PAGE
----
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What does it mean in HTML 5 when an attribute is a boolean attribute?

So I have seen it a lot of ways and appearently everyone here thinks w3schools is not trustworthy.

This:

<video controls="controls" autoplay="autoplay">
...
</video>

or this:

<video controls autoplay>
...
</video>

or even this:

<video controls="true" autoplay="true">
...
</video>

The true/false one makes the most sense to me, however, most I have seen work in all major browsers.

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marked as duplicate by Nix, Jan Dvorak, DocMax, Sameer, Ed Heal Jan 3 '13 at 4:42

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1 Answer 1

up vote 1 down vote accepted

Those are called boolean attributes on the W3C Html5 specification, which proposes that the presence of a boolean attribute makes it true, and absence makes it false, like this:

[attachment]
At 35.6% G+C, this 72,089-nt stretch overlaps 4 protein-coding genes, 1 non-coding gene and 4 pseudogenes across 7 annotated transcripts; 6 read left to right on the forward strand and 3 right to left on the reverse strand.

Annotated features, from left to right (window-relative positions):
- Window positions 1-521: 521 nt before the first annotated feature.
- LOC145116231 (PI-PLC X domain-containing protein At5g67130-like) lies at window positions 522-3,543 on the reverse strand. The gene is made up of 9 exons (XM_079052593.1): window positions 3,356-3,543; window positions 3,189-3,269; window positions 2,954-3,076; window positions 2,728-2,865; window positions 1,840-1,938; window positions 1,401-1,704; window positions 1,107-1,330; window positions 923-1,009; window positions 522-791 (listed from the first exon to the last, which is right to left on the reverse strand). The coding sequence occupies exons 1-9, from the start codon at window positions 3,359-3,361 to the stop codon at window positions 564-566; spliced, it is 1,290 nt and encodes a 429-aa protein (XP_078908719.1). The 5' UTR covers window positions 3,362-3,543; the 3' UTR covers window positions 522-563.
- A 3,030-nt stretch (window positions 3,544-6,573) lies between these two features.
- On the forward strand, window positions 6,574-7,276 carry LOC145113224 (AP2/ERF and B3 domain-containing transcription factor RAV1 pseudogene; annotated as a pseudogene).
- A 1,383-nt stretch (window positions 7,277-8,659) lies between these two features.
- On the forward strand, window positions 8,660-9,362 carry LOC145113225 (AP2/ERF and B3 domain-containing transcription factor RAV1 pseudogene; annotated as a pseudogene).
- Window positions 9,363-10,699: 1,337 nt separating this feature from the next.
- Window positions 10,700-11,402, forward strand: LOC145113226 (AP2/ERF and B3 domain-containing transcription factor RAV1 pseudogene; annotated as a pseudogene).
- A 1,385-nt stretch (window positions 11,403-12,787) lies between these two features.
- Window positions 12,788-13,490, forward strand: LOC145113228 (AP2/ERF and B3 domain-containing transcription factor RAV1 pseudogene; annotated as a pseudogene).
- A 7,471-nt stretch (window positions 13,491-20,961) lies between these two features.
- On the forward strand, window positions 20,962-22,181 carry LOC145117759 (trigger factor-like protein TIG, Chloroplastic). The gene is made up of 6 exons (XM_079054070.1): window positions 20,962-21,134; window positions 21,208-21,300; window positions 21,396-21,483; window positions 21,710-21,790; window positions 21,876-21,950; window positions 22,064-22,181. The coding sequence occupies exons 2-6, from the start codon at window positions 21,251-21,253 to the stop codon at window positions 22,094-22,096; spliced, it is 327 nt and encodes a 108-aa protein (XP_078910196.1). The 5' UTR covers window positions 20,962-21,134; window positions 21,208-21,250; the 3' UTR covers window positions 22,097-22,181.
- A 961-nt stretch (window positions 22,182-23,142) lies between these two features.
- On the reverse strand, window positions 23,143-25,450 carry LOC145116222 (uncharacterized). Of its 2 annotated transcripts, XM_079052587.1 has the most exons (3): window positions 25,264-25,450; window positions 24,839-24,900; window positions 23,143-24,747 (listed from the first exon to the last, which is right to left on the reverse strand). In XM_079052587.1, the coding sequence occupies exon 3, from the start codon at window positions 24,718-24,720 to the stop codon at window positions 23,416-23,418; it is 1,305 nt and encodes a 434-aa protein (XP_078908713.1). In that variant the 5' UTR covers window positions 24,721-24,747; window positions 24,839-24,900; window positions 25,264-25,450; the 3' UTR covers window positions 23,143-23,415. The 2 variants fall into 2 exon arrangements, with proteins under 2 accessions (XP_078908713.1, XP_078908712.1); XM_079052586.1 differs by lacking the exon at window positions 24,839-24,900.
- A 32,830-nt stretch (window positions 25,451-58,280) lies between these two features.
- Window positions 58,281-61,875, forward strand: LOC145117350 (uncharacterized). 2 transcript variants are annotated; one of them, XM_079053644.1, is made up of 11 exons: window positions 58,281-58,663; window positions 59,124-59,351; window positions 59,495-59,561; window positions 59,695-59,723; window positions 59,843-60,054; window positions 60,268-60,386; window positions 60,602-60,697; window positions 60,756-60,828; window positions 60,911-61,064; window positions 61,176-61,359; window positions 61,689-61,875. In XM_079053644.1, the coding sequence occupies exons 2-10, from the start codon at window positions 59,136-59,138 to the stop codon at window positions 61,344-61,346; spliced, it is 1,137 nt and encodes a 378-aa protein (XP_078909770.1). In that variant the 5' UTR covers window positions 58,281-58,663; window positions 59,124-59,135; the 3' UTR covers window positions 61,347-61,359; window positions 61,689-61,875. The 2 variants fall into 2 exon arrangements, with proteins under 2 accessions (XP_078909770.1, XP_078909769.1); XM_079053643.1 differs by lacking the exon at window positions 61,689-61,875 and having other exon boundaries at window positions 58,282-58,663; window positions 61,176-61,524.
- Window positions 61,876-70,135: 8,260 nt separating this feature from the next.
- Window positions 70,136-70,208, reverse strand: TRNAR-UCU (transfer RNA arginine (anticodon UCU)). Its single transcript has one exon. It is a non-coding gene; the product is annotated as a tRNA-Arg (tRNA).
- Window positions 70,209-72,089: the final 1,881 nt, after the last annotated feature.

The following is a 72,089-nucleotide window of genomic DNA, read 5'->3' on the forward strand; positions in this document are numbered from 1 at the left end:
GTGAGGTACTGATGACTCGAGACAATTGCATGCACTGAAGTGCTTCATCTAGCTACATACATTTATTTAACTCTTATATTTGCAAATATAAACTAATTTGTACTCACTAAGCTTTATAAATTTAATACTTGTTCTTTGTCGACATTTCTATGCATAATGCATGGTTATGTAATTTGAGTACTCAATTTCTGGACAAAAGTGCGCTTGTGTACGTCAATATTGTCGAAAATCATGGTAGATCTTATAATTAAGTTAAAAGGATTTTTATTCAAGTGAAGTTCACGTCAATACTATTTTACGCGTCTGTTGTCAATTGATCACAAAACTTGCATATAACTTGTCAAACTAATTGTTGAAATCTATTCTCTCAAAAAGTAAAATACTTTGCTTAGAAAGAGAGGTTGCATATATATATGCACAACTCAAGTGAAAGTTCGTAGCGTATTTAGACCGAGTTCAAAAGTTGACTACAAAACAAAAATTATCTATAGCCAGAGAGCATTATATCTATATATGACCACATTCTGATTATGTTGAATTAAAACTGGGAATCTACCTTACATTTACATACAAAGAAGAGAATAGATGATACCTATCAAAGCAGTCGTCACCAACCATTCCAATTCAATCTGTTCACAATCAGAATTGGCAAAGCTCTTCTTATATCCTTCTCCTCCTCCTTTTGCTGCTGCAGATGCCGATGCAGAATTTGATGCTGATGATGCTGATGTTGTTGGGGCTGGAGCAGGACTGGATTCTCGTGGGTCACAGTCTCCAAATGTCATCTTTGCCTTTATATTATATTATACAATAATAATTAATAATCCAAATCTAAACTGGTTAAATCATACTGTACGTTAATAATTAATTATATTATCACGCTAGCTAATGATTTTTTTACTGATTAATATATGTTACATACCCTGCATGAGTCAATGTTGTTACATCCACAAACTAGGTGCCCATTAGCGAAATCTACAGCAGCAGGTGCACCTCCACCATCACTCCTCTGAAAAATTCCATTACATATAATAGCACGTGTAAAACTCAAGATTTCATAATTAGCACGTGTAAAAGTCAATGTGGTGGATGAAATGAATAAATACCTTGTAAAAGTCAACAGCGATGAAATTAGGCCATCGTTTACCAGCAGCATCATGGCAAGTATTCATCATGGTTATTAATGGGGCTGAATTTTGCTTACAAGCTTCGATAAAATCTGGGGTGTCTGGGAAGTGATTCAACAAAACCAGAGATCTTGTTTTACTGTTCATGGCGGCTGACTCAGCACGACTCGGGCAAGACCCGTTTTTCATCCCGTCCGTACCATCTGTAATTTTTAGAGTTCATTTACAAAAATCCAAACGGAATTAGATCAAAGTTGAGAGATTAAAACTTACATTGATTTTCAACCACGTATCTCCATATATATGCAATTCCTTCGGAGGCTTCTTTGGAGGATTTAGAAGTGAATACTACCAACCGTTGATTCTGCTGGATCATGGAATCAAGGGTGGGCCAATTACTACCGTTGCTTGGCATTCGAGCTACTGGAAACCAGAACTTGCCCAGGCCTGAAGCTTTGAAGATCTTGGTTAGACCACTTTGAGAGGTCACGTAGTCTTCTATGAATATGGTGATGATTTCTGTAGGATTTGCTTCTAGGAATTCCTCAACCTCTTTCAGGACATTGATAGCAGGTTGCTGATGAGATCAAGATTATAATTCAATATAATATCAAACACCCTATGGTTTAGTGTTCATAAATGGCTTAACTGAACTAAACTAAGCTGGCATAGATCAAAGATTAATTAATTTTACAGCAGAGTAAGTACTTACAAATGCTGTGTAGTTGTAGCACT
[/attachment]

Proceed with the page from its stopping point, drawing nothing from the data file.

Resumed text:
<video controls autoplay>

but it also mentions that this could be equivalently written as:

<video controls=controls autoplay=autoplay> (values can be quoted also) or
<video controls="" autoplay="">

But specifically forbids "true" or "false" as attribute values:

The values "true" and "false" are not allowed on boolean attributes.

Also see http://www.whatwg.org/specs/web-apps/current-work/multipage/the-video-element.html#the-video-element and http://www.w3.org/2010/05/video/mediaevents.html for the video tag spec and the Html5 media API and events.

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Great. Thank you. Sorry for the dup. –  fredsbend Jan 3 '13 at 1:40
    
@JanDvorak fixed the answer. –  peterhil Jan 3 '13 at 2:34
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